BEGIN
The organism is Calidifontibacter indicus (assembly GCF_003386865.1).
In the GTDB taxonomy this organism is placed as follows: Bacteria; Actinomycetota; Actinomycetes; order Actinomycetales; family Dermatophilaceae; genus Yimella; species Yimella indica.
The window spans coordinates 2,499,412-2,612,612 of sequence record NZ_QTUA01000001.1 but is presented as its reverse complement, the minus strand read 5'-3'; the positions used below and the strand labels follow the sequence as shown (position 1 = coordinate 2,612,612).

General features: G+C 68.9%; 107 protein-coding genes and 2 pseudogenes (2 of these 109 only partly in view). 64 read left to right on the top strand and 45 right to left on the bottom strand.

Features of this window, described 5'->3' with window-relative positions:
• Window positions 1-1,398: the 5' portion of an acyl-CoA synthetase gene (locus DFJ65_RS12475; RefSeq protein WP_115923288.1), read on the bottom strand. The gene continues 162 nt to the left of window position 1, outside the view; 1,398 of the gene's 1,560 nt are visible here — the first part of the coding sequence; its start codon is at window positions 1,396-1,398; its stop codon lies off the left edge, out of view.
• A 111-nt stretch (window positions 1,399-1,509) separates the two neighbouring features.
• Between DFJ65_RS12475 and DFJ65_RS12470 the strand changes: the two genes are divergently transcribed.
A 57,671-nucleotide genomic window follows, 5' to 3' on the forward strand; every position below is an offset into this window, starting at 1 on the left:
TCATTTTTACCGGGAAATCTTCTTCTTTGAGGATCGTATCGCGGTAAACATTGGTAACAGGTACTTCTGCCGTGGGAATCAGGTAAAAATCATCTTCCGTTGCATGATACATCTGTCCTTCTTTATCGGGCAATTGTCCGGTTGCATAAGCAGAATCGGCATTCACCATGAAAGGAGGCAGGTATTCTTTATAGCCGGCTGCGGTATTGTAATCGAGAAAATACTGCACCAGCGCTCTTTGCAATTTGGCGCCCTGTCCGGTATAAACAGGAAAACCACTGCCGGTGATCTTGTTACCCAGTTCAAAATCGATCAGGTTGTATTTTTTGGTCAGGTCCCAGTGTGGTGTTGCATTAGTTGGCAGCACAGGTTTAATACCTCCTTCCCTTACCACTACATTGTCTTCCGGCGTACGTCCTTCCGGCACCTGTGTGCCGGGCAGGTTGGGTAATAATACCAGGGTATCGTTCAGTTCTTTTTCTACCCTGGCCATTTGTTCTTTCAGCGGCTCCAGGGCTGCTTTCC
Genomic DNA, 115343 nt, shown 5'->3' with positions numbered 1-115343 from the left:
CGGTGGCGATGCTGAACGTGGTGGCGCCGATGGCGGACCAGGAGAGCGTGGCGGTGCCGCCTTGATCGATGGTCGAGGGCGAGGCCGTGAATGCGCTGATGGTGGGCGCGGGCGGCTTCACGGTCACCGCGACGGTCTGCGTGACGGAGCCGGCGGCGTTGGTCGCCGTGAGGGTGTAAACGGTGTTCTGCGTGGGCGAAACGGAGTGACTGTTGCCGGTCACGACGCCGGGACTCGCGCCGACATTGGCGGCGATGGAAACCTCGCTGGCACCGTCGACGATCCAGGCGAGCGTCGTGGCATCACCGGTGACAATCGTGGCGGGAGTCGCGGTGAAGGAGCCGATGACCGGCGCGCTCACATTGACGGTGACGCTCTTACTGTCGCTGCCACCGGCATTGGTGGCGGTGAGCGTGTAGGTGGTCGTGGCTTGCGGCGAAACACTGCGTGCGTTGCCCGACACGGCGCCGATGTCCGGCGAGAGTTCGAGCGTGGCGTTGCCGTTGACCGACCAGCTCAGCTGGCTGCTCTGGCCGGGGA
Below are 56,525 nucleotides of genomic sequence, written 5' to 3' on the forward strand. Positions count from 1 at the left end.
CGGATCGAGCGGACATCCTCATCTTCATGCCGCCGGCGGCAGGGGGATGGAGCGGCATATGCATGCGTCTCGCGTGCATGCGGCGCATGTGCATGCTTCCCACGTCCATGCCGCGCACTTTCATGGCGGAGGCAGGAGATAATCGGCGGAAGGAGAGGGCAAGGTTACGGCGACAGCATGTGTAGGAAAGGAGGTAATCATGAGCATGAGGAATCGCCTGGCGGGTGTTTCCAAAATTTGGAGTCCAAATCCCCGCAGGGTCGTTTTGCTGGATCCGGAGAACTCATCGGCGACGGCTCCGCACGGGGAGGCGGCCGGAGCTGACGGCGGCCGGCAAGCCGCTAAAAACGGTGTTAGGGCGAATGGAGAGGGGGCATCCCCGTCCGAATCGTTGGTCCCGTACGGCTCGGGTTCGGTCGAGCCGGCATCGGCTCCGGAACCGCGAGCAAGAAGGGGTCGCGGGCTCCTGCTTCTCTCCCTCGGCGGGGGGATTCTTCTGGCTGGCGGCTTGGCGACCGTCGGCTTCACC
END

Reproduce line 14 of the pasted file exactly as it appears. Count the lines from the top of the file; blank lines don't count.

CGGATCGAGCGGACATCCTCATCTTCATGCCGCCGGCGGCAGGGGGATGGAGCGGCATATGCATGCGTCTCGCGTGCATGCGGCGCATGTGCATGCTTCCCACGTCCATGCCGCGCACTTTCATGGCGGAGGCAGGAGATAATCGGCGGAAGGAGAGGGCAAGGTTACGGCGACAGCATGTGTAGGAAAGGAGGTAATCATGAGCATGAGGAATCGCCTGGCGGGTGTTTCCAAAATTTGGAGTCCAAATCCCCGCAGGGTCGTTTTGCTGGATCCGGAGAACTCATCGGCGACGGCTCCGCACGGGGAGGCGGCCGGAGCTGACGGCGGCCGGCAAGCCGCTAAAAACGGTGTTAGGGCGAATGGAGAGGGGGCATCCCCGTCCGAATCGTTGGTCCCGTACGGCTCGGGTTCGGTCGAGCCGGCATCGGCTCCGGAACCGCGAGCAAGAAGGGGTCGCGGGCTCCTGCTTCTCTCCCTCGGCGGGGGGATTCTTCTGGCTGGCGGCTTGGCGACCGTCGGCTTCACC